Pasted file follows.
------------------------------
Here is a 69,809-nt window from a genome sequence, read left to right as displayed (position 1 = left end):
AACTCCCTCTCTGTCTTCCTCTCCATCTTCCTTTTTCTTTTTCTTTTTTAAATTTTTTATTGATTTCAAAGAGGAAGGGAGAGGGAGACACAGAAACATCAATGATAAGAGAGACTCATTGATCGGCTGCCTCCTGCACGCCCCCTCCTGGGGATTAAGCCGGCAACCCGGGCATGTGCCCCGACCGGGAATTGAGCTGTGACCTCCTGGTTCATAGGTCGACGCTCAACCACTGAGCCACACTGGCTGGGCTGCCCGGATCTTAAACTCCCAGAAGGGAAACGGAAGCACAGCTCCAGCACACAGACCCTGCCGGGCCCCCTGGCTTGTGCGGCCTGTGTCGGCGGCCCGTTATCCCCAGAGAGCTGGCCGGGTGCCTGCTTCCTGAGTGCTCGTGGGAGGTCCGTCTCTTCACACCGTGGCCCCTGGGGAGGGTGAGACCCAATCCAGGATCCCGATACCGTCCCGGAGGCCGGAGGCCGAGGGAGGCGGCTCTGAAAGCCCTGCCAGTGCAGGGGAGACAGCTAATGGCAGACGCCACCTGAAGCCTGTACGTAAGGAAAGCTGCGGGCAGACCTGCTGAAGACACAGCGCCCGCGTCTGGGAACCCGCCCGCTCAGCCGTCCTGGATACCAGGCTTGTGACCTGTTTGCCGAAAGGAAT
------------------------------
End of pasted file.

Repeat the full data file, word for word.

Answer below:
Here is a 69,809-nt window from a genome sequence, read left to right as displayed (position 1 = left end):
AACTCCCTCTCTGTCTTCCTCTCCATCTTCCTTTTTCTTTTTCTTTTTTAAATTTTTTATTGATTTCAAAGAGGAAGGGAGAGGGAGACACAGAAACATCAATGATAAGAGAGACTCATTGATCGGCTGCCTCCTGCACGCCCCCTCCTGGGGATTAAGCCGGCAACCCGGGCATGTGCCCCGACCGGGAATTGAGCTGTGACCTCCTGGTTCATAGGTCGACGCTCAACCACTGAGCCACACTGGCTGGGCTGCCCGGATCTTAAACTCCCAGAAGGGAAACGGAAGCACAGCTCCAGCACACAGACCCTGCCGGGCCCCCTGGCTTGTGCGGCCTGTGTCGGCGGCCCGTTATCCCCAGAGAGCTGGCCGGGTGCCTGCTTCCTGAGTGCTCGTGGGAGGTCCGTCTCTTCACACCGTGGCCCCTGGGGAGGGTGAGACCCAATCCAGGATCCCGATACCGTCCCGGAGGCCGGAGGCCGAGGGAGGCGGCTCTGAAAGCCCTGCCAGTGCAGGGGAGACAGCTAATGGCAGACGCCACCTGAAGCCTGTACGTAAGGAAAGCTGCGGGCAGACCTGCTGAAGACACAGCGCCCGCGTCTGGGAACCCGCCCGCTCAGCCGTCCTGGATACCAGGCTTGTGACCTGTTTGCCGAAAGGAAT